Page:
WASHINGTON - A federal grand jury is investigating whether to bring criminal charges in connection with a 1984 tax-exempt bond issue that financed the Syracuse, N.Y., headquarters of a major shopping mall developer.
U.S. attorneys in Syracuse refused to comment on the matter yesterday. But subpoenas sent earlier this month to officials affiliated with the issuer of the bonds and the project indicate that a grand jury is looking at whether there was a violation of the $10 million tax law limit for small-issue industrial development bonds.
Robert Congel, a managing partner of the Pyramid Cos., which has developed shopping malls throughout the Northeast, told The Post-Standard in Syracuse that his subpoena suggested the Internal Revenue Service prompted the inquiry. He could not be reached for further comment.
The focus of the grand jury's investigation is an $8 million conduit bond issue that the Syracuse Industrial Development Agency sold to Chemical Bank in December 1984 to finance the acquisition and renovation of a federal post office and courthouse building on Clinton Square.
The bonds were privately placed with Chemical Bank, which lent the proceeds to Suzanne Congel, Mr. Congel's wife, to use in overseeing renovation of the building into offices for Pyramid, an accounting firm, an architectural firm and other tenants.
Demolition of the building began in 1984, before the bonds were issued and most of the renovation work was completed in 1985, according to the architect, Alfred Dal Pos, and Donald Hayner, president of Clinton Contractors, which did the renovation work. The new building was rechristened the Clinton Exchange.
Under tax laws enacted years ago to ensure that tax-exempt industrial development bonds would only benefit small private projects, such bonds are not tax-exempt unless the face amount of the bonds, together with any project capital expenditures made from other funds for three years before and after bond issuance, is no more than $10 million.
Kevin J. Kelley, a lawyer who was with Krolick and DeGraff, the former law firm that was bond counsel for the Clinton Exchange issue, said the bond documents contained covenants stipulating that the $10 million small-issue industrial development bond limit would not be exceeded for the project.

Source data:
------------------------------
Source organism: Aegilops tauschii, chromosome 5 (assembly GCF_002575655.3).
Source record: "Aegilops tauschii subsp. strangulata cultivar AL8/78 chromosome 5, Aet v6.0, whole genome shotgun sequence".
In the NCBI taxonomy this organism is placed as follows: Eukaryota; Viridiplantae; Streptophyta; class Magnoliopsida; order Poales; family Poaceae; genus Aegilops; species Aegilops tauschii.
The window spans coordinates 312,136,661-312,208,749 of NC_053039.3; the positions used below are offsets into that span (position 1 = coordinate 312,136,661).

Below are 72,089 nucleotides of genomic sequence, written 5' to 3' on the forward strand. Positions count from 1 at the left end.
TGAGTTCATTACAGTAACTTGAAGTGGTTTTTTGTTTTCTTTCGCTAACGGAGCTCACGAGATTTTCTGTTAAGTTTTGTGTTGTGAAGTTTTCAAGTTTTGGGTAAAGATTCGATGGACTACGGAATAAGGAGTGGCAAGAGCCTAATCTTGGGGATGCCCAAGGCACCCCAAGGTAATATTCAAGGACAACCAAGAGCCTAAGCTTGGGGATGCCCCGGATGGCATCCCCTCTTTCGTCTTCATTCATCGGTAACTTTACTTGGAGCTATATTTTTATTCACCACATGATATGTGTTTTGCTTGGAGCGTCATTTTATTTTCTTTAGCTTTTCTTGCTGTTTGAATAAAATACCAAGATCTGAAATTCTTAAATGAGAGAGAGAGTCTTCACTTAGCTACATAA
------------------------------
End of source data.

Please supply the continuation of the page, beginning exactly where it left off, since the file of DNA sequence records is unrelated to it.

But a brochure from Mr. Dal Pos's architectural firm, Dal Pos Associates, and features stories about the project in The Post-Standard and elsewhere say its cost exceeded $10 million -- although it is not clear how much of that was capital costs.
Mr. Dal Pos said yesterday that he had also received a subpoena, but only for documents related to improvements he had made to the office space he leases in the Clinton Exchange building. he said he had made some "tenant improvements" to his offices after the renovation was completed.
The subpoena served on Syracuse officials sought information about "whether the capital expenditure limitation requirements or other requirements for the the so-called 'small-issue exemption' under the Internal Revenue Code and related regulations and rulings were met as to the Clinton Exchange Industrial Development Bond."
The subpoena had also asked for information about whether expenditures were properly calssified. Generally, all of the records, documents, computer files, and other information on the bond issue and the project were requested.
Syracuse officials turned the documents over to the grand jury on Wednesday. David S. Michel, the commissioner of community development and also secretary for the Syracuse Industrial Development Agency, said the agency cannot be held accountable for any violation of tax laws.
"We have no liability. We were just a pass-through" issuer, he said.
Mr. Michel is the only one of the agency's five-member board who was on the board in 1984 when the bonds were issued.
"To the best of my knowledge, [the bond issue] was legal under the Internal Revenue Service's laws at the time" it was sold, he said.
Peter C. Haley, a managing director of Chemcial Realty Group, would not discuss the bond issue or the project. "We don't make any comments on situations where there is some legal action," he said.